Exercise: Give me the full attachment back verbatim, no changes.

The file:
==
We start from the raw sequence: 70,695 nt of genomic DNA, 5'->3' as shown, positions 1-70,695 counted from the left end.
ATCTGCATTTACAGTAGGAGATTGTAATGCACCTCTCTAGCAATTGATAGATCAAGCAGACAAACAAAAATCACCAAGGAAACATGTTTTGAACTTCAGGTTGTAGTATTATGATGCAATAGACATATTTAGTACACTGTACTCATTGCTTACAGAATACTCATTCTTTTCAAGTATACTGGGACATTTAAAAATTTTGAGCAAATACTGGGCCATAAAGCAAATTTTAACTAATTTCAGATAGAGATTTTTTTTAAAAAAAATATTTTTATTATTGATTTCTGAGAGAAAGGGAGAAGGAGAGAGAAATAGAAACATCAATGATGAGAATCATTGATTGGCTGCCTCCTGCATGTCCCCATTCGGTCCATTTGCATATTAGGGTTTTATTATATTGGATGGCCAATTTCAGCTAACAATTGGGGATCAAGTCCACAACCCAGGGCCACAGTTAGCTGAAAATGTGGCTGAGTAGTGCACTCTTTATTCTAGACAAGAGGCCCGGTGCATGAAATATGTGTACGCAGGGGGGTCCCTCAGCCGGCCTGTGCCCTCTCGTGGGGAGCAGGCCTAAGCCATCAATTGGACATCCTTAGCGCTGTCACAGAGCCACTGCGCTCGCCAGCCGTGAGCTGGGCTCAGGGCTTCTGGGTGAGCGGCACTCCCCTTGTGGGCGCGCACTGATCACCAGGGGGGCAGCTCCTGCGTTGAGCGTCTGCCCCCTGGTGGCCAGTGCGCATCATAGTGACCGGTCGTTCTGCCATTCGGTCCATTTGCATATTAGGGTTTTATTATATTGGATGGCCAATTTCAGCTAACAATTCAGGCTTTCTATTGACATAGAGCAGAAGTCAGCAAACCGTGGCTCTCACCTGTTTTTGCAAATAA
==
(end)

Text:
We start from the raw sequence: 70,695 nt of genomic DNA, 5'->3' as shown, positions 1-70,695 counted from the left end.
ATCTGCATTTACAGTAGGAGATTGTAATGCACCTCTCTAGCAATTGATAGATCAAGCAGACAAACAAAAATCACCAAGGAAACATGTTTTGAACTTCAGGTTGTAGTATTATGATGCAATAGACATATTTAGTACACTGTACTCATTGCTTACAGAATACTCATTCTTTTCAAGTATACTGGGACATTTAAAAATTTTGAGCAAATACTGGGCCATAAAGCAAATTTTAACTAATTTCAGATAGAGATTTTTTTTAAAAAAAATATTTTTATTATTGATTTCTGAGAGAAAGGGAGAAGGAGAGAGAAATAGAAACATCAATGATGAGAATCATTGATTGGCTGCCTCCTGCATGTCCCCATTCGGTCCATTTGCATATTAGGGTTTTATTATATTGGATGGCCAATTTCAGCTAACAATTGGGGATCAAGTCCACAACCCAGGGCCACAGTTAGCTGAAAATGTGGCTGAGTAGTGCACTCTTTATTCTAGACAAGAGGCCCGGTGCATGAAATATGTGTACGCAGGGGGGTCCCTCAGCCGGCCTGTGCCCTCTCGTGGGGAGCAGGCCTAAGCCATCAATTGGACATCCTTAGCGCTGTCACAGAGCCACTGCGCTCGCCAGCCGTGAGCTGGGCTCAGGGCTTCTGGGTGAGCGGCACTCCCCTTGTGGGCGCGCACTGATCACCAGGGGGGCAGCTCCTGCGTTGAGCGTCTGCCCCCTGGTGGCCAGTGCGCATCATAGTGACCGGTCGTTCTGCCATTCGGTCCATTTGCATATTAGGGTTTTATTATATTGGATGGCCAATTTCAGCTAACAATTCAGGCTTTCTATTGACATAGAGCAGAAGTCAGCAAACCGTGGCTCTCACCTGTTTTTGCAAATAA